Among its many pleasures are peasant cuisine flavored with the precious "black diamonds" (truffles), filled with fresh vegetables and Mediterranean olives, and accompanied by artisanal cheeses and local meats like wild boar, farm-raised poultry, and hearty country pâté. Meals are crowned by memorable Provençal sweets like white nougat and frosted callison cookies. And it's all washed down with sun-kissed rosés or world-famous red vintages from Châteauneuf du Pape. Stars Brad Pitt and Angelina Jolie famously own a vineyard here called Miraval, by the way.   

    The people live a charming life in Provence. They see bullfights in Arles at the still-utilized Roman Amphitheater. They gaze at the legendary paintings of Van Gogh who painted here. They climb the limestone fortresses like Les-Baux-de-Provence, and sail along the Rhône or the Gardon River alongside the Pope's Palace in Avignon or under the grand Roman aqueduct at the Pont du Gard. And they visit their wonderful open-air markets, like the popular Wednesday market in Saint-Remy-de-Provence. Nostradamus, seer and favorite of the great Queen Catherine de' Medicia, as well as Vincent Van Gogh loved Saint-Remy.

    And there is much to see, do, and buy here, from the blue, purple, and yellow provençal linens and faience (pottery), to the keepsakes for your home or closet with lavendar motifs, Provençal images, or locales logos like Aix-en-Provence and Marseilles. Art abounds here as well, such as magnificent pieces by Paul Cezanne, as well as Van Gogh and others.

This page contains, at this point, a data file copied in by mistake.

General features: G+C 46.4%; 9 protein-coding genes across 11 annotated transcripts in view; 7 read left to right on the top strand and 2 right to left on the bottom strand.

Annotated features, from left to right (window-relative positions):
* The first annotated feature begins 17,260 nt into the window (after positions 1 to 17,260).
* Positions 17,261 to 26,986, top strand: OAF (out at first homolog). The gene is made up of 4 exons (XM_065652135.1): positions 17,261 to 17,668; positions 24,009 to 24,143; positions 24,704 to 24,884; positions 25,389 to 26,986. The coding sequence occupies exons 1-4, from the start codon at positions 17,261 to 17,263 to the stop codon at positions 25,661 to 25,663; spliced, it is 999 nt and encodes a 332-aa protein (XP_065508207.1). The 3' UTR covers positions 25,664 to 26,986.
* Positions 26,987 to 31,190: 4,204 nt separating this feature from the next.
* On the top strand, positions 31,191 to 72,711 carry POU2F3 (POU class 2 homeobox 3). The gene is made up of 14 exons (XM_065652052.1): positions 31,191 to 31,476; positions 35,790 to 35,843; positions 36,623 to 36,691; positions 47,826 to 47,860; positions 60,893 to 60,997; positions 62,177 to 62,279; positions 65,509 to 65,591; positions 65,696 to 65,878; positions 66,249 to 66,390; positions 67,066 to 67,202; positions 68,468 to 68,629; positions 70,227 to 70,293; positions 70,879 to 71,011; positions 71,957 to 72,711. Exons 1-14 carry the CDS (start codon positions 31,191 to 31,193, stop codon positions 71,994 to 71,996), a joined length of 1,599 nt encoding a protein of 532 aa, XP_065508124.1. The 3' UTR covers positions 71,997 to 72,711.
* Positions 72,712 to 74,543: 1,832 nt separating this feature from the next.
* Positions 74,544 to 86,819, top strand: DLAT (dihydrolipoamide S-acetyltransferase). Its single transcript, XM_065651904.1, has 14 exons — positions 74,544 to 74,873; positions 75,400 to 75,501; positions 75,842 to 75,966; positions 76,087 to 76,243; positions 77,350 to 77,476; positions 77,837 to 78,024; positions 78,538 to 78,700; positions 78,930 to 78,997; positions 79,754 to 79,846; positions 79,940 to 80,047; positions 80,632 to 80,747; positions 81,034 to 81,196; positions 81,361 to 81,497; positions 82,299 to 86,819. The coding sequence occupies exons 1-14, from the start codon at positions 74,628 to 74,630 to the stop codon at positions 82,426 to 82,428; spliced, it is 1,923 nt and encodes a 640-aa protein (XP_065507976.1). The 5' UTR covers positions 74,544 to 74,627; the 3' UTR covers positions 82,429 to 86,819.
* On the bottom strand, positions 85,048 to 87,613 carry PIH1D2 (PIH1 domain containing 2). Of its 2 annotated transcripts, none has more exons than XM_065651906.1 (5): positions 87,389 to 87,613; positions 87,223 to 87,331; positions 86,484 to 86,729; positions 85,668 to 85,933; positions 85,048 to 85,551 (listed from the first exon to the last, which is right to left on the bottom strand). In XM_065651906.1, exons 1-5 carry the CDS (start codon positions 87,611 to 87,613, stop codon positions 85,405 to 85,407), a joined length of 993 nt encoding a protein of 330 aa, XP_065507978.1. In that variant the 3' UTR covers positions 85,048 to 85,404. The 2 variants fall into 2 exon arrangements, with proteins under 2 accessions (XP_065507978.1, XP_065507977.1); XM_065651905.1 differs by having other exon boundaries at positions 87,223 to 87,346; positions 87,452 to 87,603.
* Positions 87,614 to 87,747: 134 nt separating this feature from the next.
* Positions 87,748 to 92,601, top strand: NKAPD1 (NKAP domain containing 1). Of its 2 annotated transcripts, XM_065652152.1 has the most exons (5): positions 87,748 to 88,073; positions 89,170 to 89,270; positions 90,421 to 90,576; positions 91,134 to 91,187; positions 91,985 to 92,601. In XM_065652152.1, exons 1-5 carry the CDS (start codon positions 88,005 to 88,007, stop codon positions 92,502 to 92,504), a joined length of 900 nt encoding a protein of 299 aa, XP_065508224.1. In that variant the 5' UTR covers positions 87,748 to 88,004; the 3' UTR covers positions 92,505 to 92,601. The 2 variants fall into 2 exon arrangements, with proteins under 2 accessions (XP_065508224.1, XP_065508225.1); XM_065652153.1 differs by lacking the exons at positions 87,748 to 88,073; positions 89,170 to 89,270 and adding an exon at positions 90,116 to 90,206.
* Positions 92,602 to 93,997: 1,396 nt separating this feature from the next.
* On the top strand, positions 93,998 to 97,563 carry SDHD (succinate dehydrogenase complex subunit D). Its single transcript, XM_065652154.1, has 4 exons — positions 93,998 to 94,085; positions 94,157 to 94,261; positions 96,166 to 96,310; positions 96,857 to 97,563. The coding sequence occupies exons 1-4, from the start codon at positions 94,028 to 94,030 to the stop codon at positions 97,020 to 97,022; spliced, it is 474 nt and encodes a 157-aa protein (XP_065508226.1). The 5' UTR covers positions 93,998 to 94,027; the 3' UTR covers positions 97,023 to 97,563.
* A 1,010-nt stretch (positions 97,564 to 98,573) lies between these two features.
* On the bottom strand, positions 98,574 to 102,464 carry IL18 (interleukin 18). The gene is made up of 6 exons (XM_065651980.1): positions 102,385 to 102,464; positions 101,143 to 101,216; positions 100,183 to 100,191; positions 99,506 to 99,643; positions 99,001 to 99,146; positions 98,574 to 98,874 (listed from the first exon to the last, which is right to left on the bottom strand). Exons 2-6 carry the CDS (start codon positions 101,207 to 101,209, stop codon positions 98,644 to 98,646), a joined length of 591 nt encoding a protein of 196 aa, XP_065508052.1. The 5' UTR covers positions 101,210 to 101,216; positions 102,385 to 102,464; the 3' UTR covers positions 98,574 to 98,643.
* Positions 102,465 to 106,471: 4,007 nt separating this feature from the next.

Intoxicating Southern France takes readers on a grand tour of these Provence delights from its pages. And, if you decide to travel here, you may wish to engage the service of local guide companies like my American friend Christy Destremau who lives in France and offers a stellar group of private tours at Off the Beaten Path, LLC. Christy's tours are wonderfully managed venues where you will experience the pleasures of Provence in comfortable style.

    Ultimately a visit to Provence is a memory-making experience. The verdant lands, the magical white horses and feisty black bulls of the Camargue, the ruins at Glanum, and the ghosts of La Coste--all add to the wonderful mystique of beautiful Provence. And when you journey through Provence--whether in person or on the page--keep in mind the words of Frédéric Mistral: "When the Good Lord comes to doubt about the world, he remembers that he created Provence." Santé!